The first time I heard Horrendous was in 2014, Ecdysis was their second full-length album, and it had just been released. I remember thinking that the album art was spectacular, and the band was pretty good. I forgot about them until months later when I started listening to the album again. It wasn't until that point that I really started to fall in love with it. The vocals are pretty harsh, the guitar effects are not especially heavy, and the songs themselves are not laden with over the top riffs or solos. You get what you hear, which is some distinctive, one of a kind, classic-sounding death metal, that almost sounds like it was made 30 years ago.
Since the formation of the band in 2009, Horrendous has released two full-length albums, and will release their third, Anareta on October 27th, 2015. The three member group from the East Coast seems to know what they are doing, and only continue to get better with each release. At first listen, they may sound outdated, or their style undesirable, but to write them off after not hearing the entire album would be doing yourself an irresponsible disservice.
Part of the charm that draws me to this unique old-school style of death metal, is the fact that it sounds old. There are plenty of musicians that use effects and recording methods to get a desired old school sound, but Horrendous does it best with their song writing. The basic formula for death metal is used, but a melodic approach is heavily incorporated. The guitar riffs rise and fall, meandering through the songs, where breaks for melodic solos are strategically placed to build the strength of the song. This binds the strong chords that have been putting in their time to construct the backbone of the song. "The Solipsist (Mirrors Gaze)" is an excellent example of this. It's one of the slower songs, and contains substantial character. At just over 6 minutes in length, and the closing to the album, it's a spectacular finale to a well made album.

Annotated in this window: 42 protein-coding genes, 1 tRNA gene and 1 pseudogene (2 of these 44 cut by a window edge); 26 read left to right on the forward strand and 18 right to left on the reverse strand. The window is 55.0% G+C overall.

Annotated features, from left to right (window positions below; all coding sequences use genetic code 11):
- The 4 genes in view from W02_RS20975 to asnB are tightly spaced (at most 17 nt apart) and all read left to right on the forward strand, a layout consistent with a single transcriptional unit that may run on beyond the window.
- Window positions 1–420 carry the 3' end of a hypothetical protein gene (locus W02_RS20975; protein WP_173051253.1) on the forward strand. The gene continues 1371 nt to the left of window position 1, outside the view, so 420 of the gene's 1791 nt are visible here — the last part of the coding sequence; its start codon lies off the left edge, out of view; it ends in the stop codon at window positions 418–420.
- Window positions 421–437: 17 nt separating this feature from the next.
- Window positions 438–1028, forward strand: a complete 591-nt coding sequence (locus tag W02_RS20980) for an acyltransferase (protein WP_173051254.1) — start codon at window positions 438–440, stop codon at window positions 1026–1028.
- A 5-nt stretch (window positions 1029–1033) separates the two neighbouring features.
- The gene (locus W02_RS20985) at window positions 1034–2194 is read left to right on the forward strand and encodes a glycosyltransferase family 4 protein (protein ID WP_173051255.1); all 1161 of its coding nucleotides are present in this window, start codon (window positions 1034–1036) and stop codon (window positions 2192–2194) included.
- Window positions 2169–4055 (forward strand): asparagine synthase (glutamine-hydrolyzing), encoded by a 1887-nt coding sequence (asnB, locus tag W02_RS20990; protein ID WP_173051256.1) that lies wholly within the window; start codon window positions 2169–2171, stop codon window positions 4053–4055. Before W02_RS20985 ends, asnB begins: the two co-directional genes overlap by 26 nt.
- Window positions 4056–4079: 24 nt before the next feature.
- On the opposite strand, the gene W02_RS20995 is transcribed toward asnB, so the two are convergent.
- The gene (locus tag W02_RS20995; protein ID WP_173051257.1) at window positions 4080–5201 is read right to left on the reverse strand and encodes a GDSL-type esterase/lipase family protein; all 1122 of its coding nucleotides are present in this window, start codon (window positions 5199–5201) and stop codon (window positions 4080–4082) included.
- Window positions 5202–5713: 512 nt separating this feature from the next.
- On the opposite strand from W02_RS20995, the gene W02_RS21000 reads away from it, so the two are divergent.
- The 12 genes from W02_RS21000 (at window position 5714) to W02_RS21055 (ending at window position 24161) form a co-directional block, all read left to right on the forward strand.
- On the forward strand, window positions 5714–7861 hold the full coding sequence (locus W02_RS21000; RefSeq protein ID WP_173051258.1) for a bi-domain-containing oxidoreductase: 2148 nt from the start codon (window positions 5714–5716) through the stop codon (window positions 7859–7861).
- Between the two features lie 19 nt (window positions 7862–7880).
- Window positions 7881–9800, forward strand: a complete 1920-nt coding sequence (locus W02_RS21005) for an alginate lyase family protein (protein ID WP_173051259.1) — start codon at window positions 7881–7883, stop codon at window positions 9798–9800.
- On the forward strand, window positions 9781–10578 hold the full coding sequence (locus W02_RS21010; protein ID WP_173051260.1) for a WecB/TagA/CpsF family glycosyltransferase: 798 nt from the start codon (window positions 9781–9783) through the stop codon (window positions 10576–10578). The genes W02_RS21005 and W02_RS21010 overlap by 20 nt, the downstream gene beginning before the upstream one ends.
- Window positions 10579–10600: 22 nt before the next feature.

The melodic structure the songs exhibit make this an extremely replay-able album. I have put in over 20 listens in two weeks, simply jamming to this groovy, dance worthy music. Each song has its character and swing to it, and it's easy to get excited for each and every track as one song comes to a conclusion, and the next begins. This excitement is rare for me, but the meaningful nostalgia it creates is priceless.
The writing is one of a kind, and for it being just over a year since the bands last a full-length album, I'm surprised at how fresh and new their songs sound. The feel and ideas have grown, and progression since Ecdysis is evident. This is a difficult task for bands, but Horrendous has nailed it.
You will either immensely enjoy Anareta, or you will not enjoy it at all. The sound is not for everyone, but for those who are seasoned metal listeners, this sound is refreshing coming from a 2015 album, that is a contender for a one of the most recognizable albums of the year.